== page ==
True North crossing Lake Ontario a few days after departure.
Dan Kerpelman

The Down East Circle Route connects Lake Ontario to the Atlantic Ocean by way of the St. Lawrence River, leaving New York State via the Thousand Islands, passing through six Canadian provinces, and crossing the Bay of Fundy to arrive in Down East Maine. This route includes close encounters with whales, seals, puffins and porpoises, as well as some of the most spectacular scenery that maritime Canada and the Northeast United States have to offer.

To prepare for the trip, we made numerous boat improvements, such as an arch with davits, a full cockpit enclosure, solar panels, Starlink, zinc anodes (replacing the magnesium ones used in fresh water) and an inverter. Our other preparations included upgrading our boat insurance, arranging for mail and travel medical insurance, and figuring out what to pack for temperatures that would range from 30 to 80 degrees Fahrenheit.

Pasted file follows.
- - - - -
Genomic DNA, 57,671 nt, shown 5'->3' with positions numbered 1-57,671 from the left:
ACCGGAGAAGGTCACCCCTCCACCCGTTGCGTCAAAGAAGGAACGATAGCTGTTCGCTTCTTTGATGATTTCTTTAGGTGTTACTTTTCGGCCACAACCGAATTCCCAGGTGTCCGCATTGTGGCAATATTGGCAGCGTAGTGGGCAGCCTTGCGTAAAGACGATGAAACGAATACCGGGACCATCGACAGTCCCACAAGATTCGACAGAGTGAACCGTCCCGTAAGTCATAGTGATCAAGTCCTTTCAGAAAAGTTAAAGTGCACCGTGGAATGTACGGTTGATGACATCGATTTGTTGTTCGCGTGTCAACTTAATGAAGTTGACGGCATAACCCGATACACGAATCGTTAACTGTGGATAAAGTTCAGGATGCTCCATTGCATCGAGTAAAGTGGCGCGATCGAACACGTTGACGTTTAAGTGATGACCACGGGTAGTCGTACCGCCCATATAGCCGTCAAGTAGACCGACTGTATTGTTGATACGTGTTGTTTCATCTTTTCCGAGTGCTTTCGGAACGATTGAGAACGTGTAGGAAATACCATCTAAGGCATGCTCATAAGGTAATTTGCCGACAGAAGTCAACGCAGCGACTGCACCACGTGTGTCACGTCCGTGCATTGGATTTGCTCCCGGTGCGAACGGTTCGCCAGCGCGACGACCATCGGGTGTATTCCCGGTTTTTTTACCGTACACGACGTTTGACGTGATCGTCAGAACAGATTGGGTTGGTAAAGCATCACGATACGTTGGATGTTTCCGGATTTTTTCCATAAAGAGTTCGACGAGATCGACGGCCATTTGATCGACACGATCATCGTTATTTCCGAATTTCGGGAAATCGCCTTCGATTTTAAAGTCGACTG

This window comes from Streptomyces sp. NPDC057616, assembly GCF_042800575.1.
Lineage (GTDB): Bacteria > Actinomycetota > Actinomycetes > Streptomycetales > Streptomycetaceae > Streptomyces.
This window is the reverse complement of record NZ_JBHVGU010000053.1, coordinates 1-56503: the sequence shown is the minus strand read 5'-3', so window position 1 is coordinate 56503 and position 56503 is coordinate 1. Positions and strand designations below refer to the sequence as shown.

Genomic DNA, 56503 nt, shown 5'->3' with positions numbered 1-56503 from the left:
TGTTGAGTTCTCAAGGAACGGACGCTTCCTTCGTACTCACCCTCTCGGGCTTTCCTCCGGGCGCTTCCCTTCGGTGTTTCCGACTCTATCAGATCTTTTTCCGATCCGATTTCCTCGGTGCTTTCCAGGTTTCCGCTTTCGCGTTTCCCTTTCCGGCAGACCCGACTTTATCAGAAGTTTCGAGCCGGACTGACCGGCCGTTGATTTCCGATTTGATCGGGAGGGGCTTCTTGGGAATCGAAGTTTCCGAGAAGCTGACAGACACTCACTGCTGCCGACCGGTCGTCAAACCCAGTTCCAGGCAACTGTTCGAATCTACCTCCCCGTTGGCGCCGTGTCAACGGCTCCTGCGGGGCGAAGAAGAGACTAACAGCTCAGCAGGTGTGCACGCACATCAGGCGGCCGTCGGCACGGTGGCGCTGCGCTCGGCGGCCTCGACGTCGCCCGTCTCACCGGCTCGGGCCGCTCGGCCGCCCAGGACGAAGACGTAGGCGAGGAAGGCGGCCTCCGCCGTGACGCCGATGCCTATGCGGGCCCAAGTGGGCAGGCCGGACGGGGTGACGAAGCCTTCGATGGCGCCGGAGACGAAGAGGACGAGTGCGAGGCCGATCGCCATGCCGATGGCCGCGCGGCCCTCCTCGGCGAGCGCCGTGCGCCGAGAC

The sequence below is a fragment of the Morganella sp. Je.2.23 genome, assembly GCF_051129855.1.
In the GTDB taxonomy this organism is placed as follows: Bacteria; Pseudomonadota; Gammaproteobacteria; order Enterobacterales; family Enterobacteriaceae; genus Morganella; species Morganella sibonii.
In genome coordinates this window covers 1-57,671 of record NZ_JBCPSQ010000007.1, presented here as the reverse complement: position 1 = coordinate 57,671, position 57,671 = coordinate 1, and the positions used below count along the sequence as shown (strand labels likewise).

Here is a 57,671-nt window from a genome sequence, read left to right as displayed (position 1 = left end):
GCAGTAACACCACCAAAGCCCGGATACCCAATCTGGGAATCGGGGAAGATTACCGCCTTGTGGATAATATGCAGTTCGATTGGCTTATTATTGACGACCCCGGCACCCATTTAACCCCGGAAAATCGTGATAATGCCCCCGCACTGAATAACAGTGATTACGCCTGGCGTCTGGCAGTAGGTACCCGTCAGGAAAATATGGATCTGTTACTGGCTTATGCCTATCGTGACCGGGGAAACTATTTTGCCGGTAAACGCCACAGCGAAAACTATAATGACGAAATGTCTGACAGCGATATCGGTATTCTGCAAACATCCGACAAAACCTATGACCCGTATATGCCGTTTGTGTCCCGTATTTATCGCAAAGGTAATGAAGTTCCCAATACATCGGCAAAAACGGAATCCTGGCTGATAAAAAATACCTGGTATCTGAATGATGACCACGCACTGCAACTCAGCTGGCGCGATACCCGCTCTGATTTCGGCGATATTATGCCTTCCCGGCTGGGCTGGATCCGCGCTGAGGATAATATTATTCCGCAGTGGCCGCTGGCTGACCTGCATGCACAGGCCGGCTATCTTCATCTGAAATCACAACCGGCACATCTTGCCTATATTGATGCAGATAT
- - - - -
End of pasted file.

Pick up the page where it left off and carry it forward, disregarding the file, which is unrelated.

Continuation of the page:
As we departed from our home dock, we were fortunate to be escorted on the first few legs by sailing friends, an act of kindness that tempered the emotion of leaving home for an extended period. On the first day, a rare, thick fog set in along the south shore of Lake Ontario. Although unexpected, it enabled us to practice using our radar and foghorn. This was useful for the “real” fog we would encounter in Nova Scotia and Maine, where it is supposed to be.